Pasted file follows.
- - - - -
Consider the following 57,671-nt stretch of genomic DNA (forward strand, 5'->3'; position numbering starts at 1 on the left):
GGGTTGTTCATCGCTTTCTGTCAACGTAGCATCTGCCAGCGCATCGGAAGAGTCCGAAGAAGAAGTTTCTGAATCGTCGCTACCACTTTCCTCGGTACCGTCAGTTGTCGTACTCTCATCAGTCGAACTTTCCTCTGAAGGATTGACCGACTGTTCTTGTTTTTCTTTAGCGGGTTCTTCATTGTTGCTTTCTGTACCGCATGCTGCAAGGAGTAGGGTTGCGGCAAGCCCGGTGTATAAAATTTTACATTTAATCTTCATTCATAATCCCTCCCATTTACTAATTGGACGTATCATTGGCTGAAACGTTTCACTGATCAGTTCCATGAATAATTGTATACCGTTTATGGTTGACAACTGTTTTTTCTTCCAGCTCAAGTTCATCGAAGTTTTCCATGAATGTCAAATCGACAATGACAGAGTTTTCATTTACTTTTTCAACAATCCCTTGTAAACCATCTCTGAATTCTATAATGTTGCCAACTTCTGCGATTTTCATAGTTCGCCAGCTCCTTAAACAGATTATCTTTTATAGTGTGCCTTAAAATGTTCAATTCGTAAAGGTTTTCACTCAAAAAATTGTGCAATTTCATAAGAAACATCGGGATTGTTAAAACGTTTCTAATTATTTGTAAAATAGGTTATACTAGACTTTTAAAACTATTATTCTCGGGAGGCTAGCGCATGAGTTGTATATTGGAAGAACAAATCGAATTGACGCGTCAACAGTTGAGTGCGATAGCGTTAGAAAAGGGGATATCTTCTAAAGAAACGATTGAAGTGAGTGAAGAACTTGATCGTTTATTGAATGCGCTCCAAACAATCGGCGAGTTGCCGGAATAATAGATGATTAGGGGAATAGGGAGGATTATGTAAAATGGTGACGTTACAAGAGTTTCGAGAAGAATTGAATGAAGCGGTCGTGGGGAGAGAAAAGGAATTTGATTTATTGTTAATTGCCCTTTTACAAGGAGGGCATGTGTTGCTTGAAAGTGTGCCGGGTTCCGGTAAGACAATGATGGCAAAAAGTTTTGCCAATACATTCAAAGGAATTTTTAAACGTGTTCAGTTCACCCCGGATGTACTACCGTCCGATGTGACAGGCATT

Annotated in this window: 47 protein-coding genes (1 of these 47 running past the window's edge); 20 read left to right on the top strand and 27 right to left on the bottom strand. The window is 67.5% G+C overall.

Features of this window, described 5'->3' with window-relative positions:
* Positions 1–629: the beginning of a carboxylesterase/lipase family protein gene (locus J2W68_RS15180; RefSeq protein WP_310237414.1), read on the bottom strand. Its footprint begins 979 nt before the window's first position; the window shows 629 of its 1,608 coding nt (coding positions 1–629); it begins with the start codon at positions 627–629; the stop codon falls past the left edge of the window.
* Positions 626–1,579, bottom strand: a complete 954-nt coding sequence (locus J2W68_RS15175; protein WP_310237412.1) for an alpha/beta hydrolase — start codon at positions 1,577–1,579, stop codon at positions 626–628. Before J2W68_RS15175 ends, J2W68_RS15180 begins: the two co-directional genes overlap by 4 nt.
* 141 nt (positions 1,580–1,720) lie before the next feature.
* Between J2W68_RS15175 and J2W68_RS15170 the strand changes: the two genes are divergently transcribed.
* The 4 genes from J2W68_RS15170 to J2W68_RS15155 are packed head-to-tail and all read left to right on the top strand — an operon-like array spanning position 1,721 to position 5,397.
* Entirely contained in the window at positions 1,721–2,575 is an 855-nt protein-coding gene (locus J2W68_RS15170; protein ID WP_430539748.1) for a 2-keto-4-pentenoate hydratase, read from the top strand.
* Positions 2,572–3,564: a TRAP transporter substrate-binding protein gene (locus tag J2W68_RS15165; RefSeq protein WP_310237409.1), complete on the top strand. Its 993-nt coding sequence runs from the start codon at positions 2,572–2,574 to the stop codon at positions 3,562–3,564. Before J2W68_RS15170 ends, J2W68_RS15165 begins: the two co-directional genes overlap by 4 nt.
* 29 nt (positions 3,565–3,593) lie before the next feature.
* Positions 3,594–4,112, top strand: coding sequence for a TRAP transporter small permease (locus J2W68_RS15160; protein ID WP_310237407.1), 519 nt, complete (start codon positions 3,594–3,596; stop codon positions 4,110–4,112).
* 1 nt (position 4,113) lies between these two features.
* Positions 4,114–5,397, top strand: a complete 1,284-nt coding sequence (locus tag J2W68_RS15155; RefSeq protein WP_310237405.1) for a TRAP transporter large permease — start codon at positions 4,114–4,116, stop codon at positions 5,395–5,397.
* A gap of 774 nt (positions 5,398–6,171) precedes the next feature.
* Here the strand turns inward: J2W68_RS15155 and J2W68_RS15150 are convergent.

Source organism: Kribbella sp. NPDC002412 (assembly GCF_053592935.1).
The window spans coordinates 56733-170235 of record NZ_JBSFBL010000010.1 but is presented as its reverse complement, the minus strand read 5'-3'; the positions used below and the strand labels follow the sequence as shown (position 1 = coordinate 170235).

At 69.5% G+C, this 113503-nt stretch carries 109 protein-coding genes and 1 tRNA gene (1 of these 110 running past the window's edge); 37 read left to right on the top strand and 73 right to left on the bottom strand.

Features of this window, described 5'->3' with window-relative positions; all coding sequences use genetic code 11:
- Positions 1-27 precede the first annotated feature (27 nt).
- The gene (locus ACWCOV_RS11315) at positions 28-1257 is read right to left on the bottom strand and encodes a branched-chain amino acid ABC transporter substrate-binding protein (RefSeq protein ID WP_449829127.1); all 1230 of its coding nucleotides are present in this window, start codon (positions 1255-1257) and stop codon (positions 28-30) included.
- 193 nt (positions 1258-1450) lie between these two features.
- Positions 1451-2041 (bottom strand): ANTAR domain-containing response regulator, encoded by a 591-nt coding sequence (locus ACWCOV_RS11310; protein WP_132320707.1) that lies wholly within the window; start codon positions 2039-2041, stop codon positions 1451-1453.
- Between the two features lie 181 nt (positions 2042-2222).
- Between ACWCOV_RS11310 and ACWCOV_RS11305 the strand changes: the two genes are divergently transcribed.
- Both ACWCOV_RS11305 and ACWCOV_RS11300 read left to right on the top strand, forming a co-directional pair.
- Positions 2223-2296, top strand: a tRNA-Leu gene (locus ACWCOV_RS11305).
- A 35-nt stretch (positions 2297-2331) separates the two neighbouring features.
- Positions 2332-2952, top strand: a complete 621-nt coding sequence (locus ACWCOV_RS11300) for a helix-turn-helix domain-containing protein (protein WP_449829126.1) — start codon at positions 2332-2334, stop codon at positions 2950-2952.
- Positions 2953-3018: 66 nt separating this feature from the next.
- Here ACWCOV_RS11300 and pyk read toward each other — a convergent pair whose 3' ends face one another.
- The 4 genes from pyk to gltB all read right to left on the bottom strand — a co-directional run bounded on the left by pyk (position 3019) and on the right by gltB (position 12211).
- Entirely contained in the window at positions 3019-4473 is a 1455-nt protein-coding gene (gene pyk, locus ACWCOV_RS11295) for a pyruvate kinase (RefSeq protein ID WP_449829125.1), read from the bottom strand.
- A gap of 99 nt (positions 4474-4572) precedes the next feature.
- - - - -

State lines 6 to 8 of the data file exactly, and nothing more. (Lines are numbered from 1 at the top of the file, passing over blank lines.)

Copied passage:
* Positions 626–1,579, bottom strand: a complete 954-nt coding sequence (locus J2W68_RS15175; protein WP_310237412.1) for an alpha/beta hydrolase — start codon at positions 1,577–1,579, stop codon at positions 626–628. Before J2W68_RS15175 ends, J2W68_RS15180 begins: the two co-directional genes overlap by 4 nt.
* 141 nt (positions 1,580–1,720) lie before the next feature.
* Between J2W68_RS15175 and J2W68_RS15170 the strand changes: the two genes are divergently transcribed.